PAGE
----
According to Woese:

The archaea are unique organisms. While prokaryotes in the cytological sense, they are actually more closely related to eukaryotes than to the bacteria. They are of particular interest for this reason alone-they are simple organisms whose study should provide insights into the nature and evolution of the eukaryotic cell. Their study is also central to an understanding of the nature of the ancestor common to all life. The archaea are, of course, interesting in their own right. The group contains both the methanogens and numerous organisms that grow at extremely high temperatures (in some cases above 100°C). As such, they provide potential insights into mechanisms of thermophilia and methanogenesis.

by Carl Woese

The acceptance of the validity of Woese’s classification was a slow and painful process. Famous figures, including Salvador Luria and Ernst Mayr, objected to his division of the prokaryotes. Not all criticism of him was restricted to the scientific level. Not without reason has Woese been dubbed “Microbiology’s Scarred Revolutionary” by the journal Science. The growing amount of supporting data led the scientific community in general to accept the Archaea by the mid-1980s. A shrinking minority of scientists still adhere to concepts of evolutionary radiation, but Woese appears to have been vindicated in his convictions.


November 1, 1880 (a Monday)

Alfred Lothar Wegener

On this date in Berlin was born Alfred Lothar Wegener, a German meteorologist and geophysicist who first gave a well-developed hypothesis of continental drift. In 1912, he presented a paper entitled “Die Herausbildung der Grossformen der Erdrinde (Kontinente und Ozeane) auf geophysikalischer Grundlage” (“The geophysical basis of the evolution of large-scale features of the earth’s crust”) before the Geological Association of Frankfurt am Main. He suggested that all the present-day continents came from a single primitive land mass, the supercontinent Pangaea, which eventually broke up and gradually drifted apart about 250 million years ago. (A similar idea was proposed earlier by F.B. Taylor in 1910.) It was expanded in 1915 into Die Entstehung der Kontinente und Ozeane (The Origin of Continents and Oceans), the first comprehensive account of the theory of continental drift. Others saw the fit of coastlines of South America and Africa, but Wegener added more geologic and paleontological evidence that these two continents were once joined.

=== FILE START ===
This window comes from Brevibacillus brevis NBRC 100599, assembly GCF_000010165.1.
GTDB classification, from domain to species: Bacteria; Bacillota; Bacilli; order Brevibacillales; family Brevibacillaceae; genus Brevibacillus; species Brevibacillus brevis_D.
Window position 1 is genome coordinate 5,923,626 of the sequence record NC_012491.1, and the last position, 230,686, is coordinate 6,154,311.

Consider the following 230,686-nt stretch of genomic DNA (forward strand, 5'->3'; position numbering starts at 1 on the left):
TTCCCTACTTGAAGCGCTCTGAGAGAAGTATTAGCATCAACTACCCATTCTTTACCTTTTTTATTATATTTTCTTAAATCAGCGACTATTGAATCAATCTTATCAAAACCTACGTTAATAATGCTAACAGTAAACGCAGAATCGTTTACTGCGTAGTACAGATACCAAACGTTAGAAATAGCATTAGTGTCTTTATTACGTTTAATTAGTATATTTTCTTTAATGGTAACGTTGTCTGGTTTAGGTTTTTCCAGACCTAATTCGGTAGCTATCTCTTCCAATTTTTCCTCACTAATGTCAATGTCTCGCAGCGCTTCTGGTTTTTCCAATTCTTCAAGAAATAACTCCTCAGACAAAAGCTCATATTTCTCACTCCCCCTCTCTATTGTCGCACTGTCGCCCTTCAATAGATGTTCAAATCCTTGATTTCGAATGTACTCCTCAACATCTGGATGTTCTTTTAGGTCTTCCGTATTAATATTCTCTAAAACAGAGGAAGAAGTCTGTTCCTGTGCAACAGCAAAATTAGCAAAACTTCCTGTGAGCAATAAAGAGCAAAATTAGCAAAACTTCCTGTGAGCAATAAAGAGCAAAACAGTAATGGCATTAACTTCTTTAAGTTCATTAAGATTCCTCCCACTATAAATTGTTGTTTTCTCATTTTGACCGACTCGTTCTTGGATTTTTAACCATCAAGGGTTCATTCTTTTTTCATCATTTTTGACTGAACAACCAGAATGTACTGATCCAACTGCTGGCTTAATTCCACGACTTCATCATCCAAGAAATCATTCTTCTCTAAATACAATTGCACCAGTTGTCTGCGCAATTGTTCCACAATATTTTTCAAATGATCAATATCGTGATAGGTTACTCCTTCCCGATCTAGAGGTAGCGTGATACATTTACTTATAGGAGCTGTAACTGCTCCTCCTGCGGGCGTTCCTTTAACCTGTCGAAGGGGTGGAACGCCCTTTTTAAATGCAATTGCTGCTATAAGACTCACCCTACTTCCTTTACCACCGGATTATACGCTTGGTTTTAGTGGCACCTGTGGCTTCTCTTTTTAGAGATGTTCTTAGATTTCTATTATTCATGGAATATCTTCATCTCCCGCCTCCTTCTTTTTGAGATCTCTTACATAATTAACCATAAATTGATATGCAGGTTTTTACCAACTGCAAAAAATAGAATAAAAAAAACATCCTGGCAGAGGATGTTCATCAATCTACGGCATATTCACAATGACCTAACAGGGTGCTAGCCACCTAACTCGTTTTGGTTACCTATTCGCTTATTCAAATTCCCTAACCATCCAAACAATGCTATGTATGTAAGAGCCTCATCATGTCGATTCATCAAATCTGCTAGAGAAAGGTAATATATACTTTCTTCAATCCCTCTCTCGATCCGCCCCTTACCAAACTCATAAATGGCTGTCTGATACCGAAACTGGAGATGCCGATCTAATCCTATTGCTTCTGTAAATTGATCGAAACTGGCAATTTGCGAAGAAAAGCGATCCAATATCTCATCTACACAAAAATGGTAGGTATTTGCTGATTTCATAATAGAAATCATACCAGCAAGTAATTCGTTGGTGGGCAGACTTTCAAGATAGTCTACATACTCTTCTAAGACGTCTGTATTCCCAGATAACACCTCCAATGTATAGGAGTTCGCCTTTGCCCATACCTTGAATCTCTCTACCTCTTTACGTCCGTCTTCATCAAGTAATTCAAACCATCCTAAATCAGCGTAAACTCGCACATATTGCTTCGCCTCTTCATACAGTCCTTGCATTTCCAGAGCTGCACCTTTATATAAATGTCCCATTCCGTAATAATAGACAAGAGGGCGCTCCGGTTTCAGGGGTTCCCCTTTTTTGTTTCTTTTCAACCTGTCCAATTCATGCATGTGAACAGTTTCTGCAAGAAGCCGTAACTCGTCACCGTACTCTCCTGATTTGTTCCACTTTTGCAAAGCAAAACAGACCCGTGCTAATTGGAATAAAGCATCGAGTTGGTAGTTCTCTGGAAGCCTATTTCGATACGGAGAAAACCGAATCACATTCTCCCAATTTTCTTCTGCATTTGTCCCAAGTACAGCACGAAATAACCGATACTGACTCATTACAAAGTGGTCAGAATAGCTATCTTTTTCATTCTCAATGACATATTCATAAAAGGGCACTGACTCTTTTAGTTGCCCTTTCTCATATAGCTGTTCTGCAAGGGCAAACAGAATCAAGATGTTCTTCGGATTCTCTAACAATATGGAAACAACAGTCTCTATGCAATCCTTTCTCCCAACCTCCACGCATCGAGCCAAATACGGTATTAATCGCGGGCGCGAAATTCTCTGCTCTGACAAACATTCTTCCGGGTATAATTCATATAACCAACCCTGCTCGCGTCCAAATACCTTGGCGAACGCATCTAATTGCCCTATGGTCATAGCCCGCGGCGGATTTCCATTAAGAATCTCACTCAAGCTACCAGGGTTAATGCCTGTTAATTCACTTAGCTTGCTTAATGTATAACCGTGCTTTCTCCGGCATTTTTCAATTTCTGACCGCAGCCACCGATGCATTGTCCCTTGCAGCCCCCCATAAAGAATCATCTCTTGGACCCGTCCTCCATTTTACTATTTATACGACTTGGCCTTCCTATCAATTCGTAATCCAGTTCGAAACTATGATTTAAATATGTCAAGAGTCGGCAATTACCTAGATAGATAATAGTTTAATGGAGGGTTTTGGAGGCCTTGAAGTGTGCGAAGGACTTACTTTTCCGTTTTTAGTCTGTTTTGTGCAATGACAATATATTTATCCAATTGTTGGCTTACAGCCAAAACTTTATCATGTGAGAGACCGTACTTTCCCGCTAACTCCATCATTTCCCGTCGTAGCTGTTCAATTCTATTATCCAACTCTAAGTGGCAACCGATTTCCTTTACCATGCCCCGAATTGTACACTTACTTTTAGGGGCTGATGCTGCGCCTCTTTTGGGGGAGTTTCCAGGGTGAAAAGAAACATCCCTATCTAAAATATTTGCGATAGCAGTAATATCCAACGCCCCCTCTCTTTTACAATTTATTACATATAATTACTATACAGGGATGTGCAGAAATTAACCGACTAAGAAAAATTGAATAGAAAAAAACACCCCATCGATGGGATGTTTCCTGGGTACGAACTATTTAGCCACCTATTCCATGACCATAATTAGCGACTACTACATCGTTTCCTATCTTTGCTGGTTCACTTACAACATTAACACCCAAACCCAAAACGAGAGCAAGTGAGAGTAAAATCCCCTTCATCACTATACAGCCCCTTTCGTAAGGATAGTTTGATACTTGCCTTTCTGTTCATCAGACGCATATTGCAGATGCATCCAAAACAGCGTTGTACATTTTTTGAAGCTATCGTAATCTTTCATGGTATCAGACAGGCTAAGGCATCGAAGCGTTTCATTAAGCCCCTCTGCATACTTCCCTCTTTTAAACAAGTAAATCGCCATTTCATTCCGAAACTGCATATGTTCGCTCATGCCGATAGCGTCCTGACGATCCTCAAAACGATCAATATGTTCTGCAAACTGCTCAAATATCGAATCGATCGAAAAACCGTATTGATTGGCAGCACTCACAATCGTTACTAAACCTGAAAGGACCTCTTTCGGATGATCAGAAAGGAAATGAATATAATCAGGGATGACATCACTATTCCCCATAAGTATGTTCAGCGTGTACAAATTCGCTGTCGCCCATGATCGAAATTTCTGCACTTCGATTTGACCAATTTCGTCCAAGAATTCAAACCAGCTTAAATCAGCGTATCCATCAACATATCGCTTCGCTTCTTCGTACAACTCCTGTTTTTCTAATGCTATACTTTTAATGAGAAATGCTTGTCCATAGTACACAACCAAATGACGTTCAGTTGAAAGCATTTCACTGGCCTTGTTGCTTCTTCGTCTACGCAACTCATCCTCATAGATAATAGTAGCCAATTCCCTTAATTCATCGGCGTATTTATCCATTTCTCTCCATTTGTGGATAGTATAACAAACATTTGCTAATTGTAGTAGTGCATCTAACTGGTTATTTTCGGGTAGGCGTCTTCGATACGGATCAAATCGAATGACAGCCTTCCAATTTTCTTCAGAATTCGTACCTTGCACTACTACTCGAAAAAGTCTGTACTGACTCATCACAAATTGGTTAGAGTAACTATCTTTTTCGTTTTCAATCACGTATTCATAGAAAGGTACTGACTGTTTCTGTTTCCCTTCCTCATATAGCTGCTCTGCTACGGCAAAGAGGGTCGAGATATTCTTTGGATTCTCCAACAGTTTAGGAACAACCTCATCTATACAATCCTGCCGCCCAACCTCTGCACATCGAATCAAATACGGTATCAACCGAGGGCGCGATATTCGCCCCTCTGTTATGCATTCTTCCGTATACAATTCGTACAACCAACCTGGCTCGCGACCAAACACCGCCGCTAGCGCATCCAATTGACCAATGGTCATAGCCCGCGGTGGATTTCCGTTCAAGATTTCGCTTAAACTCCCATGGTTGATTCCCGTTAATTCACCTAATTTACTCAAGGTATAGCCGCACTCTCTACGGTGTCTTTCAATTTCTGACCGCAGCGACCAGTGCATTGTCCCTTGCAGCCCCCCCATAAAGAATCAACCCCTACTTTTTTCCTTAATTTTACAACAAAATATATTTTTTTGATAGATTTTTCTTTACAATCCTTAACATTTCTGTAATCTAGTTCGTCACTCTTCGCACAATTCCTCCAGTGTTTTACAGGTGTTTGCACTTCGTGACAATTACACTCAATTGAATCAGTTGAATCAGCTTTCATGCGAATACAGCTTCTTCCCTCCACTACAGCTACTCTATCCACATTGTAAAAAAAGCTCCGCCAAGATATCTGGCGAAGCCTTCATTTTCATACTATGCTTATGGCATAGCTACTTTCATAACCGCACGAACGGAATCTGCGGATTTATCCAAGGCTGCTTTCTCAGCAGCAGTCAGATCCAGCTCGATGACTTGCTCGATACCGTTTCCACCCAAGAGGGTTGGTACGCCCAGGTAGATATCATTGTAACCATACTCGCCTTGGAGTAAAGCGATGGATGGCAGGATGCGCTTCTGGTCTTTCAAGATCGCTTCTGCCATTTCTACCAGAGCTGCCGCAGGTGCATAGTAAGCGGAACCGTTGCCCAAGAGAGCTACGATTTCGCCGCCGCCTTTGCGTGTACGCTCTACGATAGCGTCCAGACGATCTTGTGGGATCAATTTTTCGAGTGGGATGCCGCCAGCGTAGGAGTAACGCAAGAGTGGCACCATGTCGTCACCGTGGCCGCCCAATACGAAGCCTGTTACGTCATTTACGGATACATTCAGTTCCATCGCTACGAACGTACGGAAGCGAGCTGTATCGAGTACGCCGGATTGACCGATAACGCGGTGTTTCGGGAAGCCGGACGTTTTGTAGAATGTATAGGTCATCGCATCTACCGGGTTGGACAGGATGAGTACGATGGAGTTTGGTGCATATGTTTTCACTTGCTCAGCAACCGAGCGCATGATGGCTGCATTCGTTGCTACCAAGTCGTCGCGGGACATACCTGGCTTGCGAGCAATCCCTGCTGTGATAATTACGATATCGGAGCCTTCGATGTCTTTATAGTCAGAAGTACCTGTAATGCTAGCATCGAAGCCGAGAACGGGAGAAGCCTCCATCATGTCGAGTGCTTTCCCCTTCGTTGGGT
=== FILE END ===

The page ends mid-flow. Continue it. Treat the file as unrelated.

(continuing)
Just like the initial reaction in the scientific community to the idea of evolution in the eighteenth century (see Jean-Baptiste Lamarck), reaction to Wegener’s theory was almost uniformly hostile, and often exceptionally harsh and scathing; Dr. Rollin T. Chamberlin of the University of Chicago said, “Wegener’s hypothesis in general is of the footloose type, in that it takes considerable liberty with our globe, and is less bound by restrictions or tied down by awkward, ugly facts than most of its rival theories.” Part of the problem was that Wegener had no convincing mechanism for how the continents might move.

In the fourth edition of his book, The Origins of Continents and Oceans (1929), Wegener wrote:

Scientists still do not appear to understand sufficiently that all earth sciences must contribute evidence toward unveiling the state of our planet in earlier times, and that the truth of the matter can only be reached by combing all this evidence. . . It is only by combing the information furnished by all the earth sciences that we can hope to determine ‘truth’ here, that is to say, to find the picture that sets out all the known facts in the best arrangement and that therefore has the highest degree of probability. Further, we have to be prepared always for the possibility that each new discovery, no matter what science furnishes it, may modify the conclusions we draw.

Beginning in 1906, interested in paleoclimatology, he went on several expeditions to Greenland to study polar air circulation. Wegener made what was to be his last expedition to Greenland in 1930. While returning from a rescue expedition that brought food to a party of his colleagues camped in the middle of the Greenland icecap, he died, a day or two after his fiftieth birthday. Wegener’s theory found more scattered support after his death, but the majority of geologists continued to believe in static continents and land bridges.

Increased exploration of the Earth’s crust, notably the ocean floor, beginning in the 1950s and continuing on to the present day, has provided overwhelming evidence for the mechanism by which the continents move, called plate tectonics. By the late 1960s, plate tectonics, as well as continental drift, was well supported and accepted by almost all geologists.